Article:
World Aquaculture Society Meetings

Add To Calendar 24/02/2016 10:00:0024/02/2016 10:20:00America/ChicagoAquaculture 2016Protected Species & LONGLINE MUSSELL Aquaculture Interactions Champagne 2The World Aquaculture Societyjohnc@was.orgfalseanrl65yqlzh3g1q0dme13067DD/MM/YYYY

Protected Species & LONGLINE MUSSELL Aquaculture Interactions

Carol Price*, Ellen Keane, David Morin, Christine Vaccaro, David Bean, & James A. Morris, Jr.
NOAA National Ocean Service
101 Pivers Island Rd.
Beaufort, NC  28516

Marine aquaculture is expected to expand in the U.S. Economic Exclusive Zone due to increased demand for domestically grown seafood coupled with improved technological capacity to farm in the open ocean. Aquaculture companies must acquire appropriate permits to establish farms, and - depending upon location, type of aquaculture proposed, and scale of the operation - several agencies may be involved in permitting. Under section 7 of the Endangered Species Act (ESA) a federal agency must determine if proposed aquaculture activities will affect ESA-listed species and/or critical habitat in the proposed site. To make informed assessments of potential effects of aquaculture, protected resources scientists rely on expert scientific knowledge. There is growing interest in siting mussel longline aquaculture operations in North Atlantic federal waters, and the NOAA staff requires science-based resources to make knowledgeable determinations and recommendations about potential interactions with protected species.

Relatively little is known about how marine mammals and sea turtles interact with aquaculture facilities in the open ocean, and prior to our efforts, there was no summarization of the scant available information. We compiled and analyzed over 100 journal articles and technical reports to reflect the worldwide state of knowledge about effects of offshore aquaculture on protected species, with specific focus on mussel culture and ESA-listed whales and sea turtles in the northern Atlantic Region. Because there is little direct data, research or observations of marine mammal interactions with mussel farms, we broadened the scope of our investigation to include effects of other marine aquaculture sectors on protected species. Additionally, we identified similarities between commercial fishing and aquaculture gears.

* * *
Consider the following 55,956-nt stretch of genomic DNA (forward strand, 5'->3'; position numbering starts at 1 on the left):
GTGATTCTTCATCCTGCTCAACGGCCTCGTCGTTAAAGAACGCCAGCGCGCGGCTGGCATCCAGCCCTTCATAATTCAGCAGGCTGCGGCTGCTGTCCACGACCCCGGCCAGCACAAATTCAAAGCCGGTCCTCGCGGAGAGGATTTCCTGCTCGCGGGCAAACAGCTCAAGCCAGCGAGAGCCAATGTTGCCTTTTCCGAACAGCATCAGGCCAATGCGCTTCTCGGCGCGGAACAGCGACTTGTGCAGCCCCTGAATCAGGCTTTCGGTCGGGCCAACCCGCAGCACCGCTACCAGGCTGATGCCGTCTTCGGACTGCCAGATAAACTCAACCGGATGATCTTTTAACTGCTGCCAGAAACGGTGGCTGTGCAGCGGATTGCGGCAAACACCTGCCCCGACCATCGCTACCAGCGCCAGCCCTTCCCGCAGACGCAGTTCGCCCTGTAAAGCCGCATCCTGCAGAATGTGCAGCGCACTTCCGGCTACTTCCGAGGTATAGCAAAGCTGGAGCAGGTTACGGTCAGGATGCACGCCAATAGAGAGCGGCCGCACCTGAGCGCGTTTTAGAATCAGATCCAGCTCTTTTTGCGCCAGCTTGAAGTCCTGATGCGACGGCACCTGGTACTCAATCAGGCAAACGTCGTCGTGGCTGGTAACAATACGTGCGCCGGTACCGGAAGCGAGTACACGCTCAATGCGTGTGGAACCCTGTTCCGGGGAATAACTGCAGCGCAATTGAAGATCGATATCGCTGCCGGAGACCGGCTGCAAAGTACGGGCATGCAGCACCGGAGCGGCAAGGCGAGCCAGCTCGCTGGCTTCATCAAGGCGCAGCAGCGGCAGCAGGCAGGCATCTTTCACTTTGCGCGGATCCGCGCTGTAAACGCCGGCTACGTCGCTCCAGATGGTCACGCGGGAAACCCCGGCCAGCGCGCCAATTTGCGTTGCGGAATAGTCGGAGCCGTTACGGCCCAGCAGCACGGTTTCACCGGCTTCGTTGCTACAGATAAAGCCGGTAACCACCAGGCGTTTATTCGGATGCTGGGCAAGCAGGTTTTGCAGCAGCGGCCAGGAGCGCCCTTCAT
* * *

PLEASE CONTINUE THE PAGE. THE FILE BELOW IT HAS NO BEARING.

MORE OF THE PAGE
This report laid the foundation for a workshop in Fall 2015 to bring together state and national regulators, industry, researchers and other stakeholders to cooperatively refine a risk analysis and needs assessment for this issue. The ultimate goal is successful coordination of permit review aided by having transparent, agreed upon and scientifically informed expectations for permit review for mussel farms and other aquaculture operations in federal waters in the north Atlantic and other U.S. waters. This project supports the goals of our research team to develop decision support tools for coastal managers enabling them to safeguard the environment while supporting aquaculture development in the coastal zone.  

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